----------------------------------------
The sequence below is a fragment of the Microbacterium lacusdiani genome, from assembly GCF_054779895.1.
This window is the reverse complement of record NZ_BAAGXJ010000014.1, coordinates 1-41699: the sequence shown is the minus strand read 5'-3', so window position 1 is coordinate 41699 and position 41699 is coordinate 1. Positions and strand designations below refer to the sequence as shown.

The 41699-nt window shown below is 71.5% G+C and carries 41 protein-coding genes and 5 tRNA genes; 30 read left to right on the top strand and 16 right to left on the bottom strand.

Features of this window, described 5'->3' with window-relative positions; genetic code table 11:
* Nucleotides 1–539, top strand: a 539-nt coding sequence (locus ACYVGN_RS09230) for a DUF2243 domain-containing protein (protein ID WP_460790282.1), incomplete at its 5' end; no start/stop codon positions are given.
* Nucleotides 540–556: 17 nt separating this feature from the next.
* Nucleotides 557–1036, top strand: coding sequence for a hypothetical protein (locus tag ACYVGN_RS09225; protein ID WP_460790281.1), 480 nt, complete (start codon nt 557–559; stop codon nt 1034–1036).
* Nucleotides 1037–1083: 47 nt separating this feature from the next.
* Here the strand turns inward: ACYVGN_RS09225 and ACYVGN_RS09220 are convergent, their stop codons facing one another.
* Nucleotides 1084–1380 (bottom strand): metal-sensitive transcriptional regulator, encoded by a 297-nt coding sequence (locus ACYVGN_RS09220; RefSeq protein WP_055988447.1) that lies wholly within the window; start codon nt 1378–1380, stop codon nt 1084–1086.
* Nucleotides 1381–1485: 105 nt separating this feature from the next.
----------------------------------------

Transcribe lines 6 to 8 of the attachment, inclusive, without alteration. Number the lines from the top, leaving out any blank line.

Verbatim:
* Nucleotides 540–556: 17 nt separating this feature from the next.
* Nucleotides 557–1036, top strand: coding sequence for a hypothetical protein (locus tag ACYVGN_RS09225; protein ID WP_460790281.1), 480 nt, complete (start codon nt 557–559; stop codon nt 1034–1036).
* Nucleotides 1037–1083: 47 nt separating this feature from the next.